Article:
RHOB- Rayburn House Office Building Room 2411
Washington, DC 20515-0528

DISTRICT OFFICE

(818) 450-2900

(818) 450-2928

245 East Olive Avenue Room 200
Burbank, CA 91502

DISTRICT OFFICE

(818) 450-2900

(818) 450-2928

245 East Olive Avenue Room 200
Burbank, CA 91502

CAMPAIGN OFFICE

(818) 841-2828

150 East Olive Avenue Suite 208
Burbank, CA 91502

CAMPAIGN OFFICE

777 South Figueroa Street Suite 4050
Los Angeles, CA 90017

Staff

Sort by: Interest Name Title

Abortion

Dao Nguyen
Senior Policy Advisor

dao.nguyen@mail.house.gov
(202) 225-4176

Agriculture

Courtney Fogwell
Senior Legislative Assistant

Animal Rights

Courtney Fogwell
Senior Legislative Assistant

Appropriations

Jeff Lowenstein
Chief of Staff

Joe Jankiewicz
Senior Policy Advisor

Dao Nguyen
Senior Policy Advisor

dao.nguyen@mail.house.gov
(202) 225-4176

Allison Lewis
Legislative Aide

Pamela Marcello
District Representative

Arts

Dao Nguyen
Senior Policy Advisor

dao.nguyen@mail.house.gov
(202) 225-4176

Banking

Joe Jankiewicz
Senior Policy Advisor

Budget

Joe Jankiewicz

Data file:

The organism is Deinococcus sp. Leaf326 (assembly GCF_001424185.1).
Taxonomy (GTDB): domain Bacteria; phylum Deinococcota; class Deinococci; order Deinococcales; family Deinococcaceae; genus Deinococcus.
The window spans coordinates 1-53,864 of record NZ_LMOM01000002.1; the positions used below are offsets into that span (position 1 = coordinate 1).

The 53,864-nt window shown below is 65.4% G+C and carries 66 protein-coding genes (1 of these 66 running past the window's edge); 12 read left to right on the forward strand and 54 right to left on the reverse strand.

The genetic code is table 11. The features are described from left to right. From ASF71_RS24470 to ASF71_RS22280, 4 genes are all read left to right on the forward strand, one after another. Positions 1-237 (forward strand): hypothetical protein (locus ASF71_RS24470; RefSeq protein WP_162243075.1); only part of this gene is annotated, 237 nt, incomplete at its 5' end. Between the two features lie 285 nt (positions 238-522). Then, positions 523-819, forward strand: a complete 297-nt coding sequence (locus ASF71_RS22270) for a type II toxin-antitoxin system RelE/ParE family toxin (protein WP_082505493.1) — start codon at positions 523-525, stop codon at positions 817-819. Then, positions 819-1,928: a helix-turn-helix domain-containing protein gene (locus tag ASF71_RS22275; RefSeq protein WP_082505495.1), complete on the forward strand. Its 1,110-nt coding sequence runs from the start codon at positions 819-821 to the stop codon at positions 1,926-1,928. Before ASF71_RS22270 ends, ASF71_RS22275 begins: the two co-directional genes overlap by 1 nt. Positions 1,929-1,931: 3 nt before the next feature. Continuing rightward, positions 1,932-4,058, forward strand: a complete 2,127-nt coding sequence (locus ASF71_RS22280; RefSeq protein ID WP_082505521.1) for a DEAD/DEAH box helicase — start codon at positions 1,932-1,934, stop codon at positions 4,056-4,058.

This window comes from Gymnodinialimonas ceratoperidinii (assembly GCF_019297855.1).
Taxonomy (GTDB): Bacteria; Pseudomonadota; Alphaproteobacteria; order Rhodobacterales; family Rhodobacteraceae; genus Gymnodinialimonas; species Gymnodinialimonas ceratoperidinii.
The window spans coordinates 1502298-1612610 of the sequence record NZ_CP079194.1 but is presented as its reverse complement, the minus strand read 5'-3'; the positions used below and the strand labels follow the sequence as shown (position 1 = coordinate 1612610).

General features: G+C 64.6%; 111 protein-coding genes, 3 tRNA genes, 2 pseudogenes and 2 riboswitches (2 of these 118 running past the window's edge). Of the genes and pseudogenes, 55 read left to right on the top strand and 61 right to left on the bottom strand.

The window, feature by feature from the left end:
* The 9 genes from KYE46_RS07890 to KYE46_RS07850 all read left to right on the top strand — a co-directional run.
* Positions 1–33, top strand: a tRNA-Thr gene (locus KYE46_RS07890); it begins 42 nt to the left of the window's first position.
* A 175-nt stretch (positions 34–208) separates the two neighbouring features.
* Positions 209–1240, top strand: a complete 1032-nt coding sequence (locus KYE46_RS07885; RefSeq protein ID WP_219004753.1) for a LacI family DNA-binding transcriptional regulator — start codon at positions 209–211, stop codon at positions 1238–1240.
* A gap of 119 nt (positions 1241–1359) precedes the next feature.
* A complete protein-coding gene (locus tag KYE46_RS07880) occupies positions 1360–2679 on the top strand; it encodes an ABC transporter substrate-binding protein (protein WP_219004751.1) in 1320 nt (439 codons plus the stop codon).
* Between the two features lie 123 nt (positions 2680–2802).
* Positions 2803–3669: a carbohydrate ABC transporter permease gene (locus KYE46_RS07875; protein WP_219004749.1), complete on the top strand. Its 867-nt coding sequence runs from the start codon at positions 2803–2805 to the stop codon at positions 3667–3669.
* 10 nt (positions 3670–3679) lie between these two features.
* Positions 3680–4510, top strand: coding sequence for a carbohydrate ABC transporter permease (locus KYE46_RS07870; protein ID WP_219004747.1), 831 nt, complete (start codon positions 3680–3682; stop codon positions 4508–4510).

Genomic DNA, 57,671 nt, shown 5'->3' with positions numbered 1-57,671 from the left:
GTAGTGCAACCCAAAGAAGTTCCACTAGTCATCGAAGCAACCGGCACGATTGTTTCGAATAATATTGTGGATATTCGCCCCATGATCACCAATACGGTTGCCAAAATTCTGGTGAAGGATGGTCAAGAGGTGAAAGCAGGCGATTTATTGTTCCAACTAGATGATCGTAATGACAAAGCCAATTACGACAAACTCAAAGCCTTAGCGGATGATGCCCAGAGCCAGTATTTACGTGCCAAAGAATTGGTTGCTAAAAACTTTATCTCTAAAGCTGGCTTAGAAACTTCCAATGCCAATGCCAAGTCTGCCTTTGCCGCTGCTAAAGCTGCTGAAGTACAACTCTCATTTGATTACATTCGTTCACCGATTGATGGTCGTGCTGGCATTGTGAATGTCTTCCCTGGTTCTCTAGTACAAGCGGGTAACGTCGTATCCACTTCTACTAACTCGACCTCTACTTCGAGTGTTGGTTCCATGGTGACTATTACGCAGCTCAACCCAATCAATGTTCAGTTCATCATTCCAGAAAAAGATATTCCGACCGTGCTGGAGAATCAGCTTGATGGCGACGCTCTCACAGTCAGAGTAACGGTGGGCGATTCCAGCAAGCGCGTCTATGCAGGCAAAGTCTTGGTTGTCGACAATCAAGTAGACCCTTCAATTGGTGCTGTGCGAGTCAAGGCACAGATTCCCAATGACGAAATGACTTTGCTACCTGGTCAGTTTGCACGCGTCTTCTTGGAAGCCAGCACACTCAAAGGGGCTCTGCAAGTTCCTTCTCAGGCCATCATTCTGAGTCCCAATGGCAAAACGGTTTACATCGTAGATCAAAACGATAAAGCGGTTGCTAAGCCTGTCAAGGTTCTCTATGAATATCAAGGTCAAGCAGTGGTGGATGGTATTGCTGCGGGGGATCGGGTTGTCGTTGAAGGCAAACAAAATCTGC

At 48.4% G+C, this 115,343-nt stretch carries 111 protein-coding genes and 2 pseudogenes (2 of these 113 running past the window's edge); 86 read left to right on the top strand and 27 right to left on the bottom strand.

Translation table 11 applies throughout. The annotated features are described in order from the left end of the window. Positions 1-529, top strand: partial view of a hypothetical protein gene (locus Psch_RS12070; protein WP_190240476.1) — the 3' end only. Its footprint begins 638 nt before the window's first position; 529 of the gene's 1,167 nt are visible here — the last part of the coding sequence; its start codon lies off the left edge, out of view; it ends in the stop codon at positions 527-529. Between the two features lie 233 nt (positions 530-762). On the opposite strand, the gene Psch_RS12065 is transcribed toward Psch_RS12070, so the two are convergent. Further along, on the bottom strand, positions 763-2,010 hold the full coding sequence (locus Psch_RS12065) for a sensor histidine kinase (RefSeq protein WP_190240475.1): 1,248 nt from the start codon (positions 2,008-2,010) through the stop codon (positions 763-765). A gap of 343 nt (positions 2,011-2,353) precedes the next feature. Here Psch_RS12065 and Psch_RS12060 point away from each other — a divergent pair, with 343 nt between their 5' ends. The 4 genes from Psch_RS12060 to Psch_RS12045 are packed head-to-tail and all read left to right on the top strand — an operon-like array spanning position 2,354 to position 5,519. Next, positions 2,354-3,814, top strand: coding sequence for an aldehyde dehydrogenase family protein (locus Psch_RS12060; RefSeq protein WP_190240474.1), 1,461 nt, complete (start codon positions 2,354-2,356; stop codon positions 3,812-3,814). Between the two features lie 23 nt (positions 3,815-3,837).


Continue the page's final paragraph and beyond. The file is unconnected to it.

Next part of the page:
Senior Policy Advisor

Campaign

Allison Lewis
Legislative Aide

Commerce

Joe Jankiewicz
Senior Policy Advisor

Communication

Patrick Boland
Communications Director

boland@mail.house.gov
202 225-4176

Congress

Jeff Lowenstein
Chief of Staff

Patrick Boland
Communications Director

boland@mail.house.gov
202 225-4176

Crime

Jeff Lowenstein
Chief of Staff

Disaster

Joe Jankiewicz
Senior Policy Advisor

Economics

Joe Jankiewicz
Senior Policy Advisor

Education

Dao Nguyen
Senior Policy Advisor

dao.nguyen@mail.house.gov
(202) 225-4176

Energy

Courtney Fogwell
Senior Legislative Assistant

Environment

Courtney Fogwell
Senior Legislative Assistant

Family

Dao Nguyen
Senior Policy Advisor

dao.nguyen@mail.house.gov
(202) 225-4176

Finance

Joe Jankiewicz
Senior Policy Advisor

Govt Ops

Dao Nguyen
Senior Policy Advisor

dao.nguyen@mail.house.gov
(202) 225-4176

Allison Lewis
Legislative Aide

Grants

Pamela Marcello
District Representative

Health

Dao Nguyen
Senior Policy Advisor

dao.nguyen@mail.house.gov
(202) 225-4176

Homeland Security

Dao Nguyen
Senior Policy Advisor

dao.nguyen@mail.house.gov
(202) 225-4176